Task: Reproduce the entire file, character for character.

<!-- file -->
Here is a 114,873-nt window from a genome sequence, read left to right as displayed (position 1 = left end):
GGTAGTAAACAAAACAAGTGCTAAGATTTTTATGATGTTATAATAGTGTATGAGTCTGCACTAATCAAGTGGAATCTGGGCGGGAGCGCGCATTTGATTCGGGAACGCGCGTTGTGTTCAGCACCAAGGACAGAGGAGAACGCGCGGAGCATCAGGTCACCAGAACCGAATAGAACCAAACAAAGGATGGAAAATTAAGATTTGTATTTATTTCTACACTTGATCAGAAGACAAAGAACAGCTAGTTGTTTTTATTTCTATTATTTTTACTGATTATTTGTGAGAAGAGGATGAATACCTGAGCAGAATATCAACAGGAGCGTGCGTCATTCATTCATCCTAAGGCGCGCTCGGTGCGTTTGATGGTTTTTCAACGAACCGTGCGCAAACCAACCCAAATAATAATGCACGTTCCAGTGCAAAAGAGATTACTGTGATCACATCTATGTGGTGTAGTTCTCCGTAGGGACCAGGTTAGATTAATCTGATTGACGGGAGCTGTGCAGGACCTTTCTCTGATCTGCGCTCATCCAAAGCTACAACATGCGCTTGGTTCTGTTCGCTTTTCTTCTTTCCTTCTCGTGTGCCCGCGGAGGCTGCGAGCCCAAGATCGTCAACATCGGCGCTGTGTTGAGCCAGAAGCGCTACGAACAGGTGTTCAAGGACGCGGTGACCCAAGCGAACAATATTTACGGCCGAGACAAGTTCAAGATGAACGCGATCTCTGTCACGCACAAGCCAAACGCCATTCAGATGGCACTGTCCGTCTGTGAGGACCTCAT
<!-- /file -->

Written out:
Here is a 114,873-nt window from a genome sequence, read left to right as displayed (position 1 = left end):
GGTAGTAAACAAAACAAGTGCTAAGATTTTTATGATGTTATAATAGTGTATGAGTCTGCACTAATCAAGTGGAATCTGGGCGGGAGCGCGCATTTGATTCGGGAACGCGCGTTGTGTTCAGCACCAAGGACAGAGGAGAACGCGCGGAGCATCAGGTCACCAGAACCGAATAGAACCAAACAAAGGATGGAAAATTAAGATTTGTATTTATTTCTACACTTGATCAGAAGACAAAGAACAGCTAGTTGTTTTTATTTCTATTATTTTTACTGATTATTTGTGAGAAGAGGATGAATACCTGAGCAGAATATCAACAGGAGCGTGCGTCATTCATTCATCCTAAGGCGCGCTCGGTGCGTTTGATGGTTTTTCAACGAACCGTGCGCAAACCAACCCAAATAATAATGCACGTTCCAGTGCAAAAGAGATTACTGTGATCACATCTATGTGGTGTAGTTCTCCGTAGGGACCAGGTTAGATTAATCTGATTGACGGGAGCTGTGCAGGACCTTTCTCTGATCTGCGCTCATCCAAAGCTACAACATGCGCTTGGTTCTGTTCGCTTTTCTTCTTTCCTTCTCGTGTGCCCGCGGAGGCTGCGAGCCCAAGATCGTCAACATCGGCGCTGTGTTGAGCCAGAAGCGCTACGAACAGGTGTTCAAGGACGCGGTGACCCAAGCGAACAATATTTACGGCCGAGACAAGTTCAAGATGAACGCGATCTCTGTCACGCACAAGCCAAACGCCATTCAGATGGCACTGTCCGTCTGTGAGGACCTCAT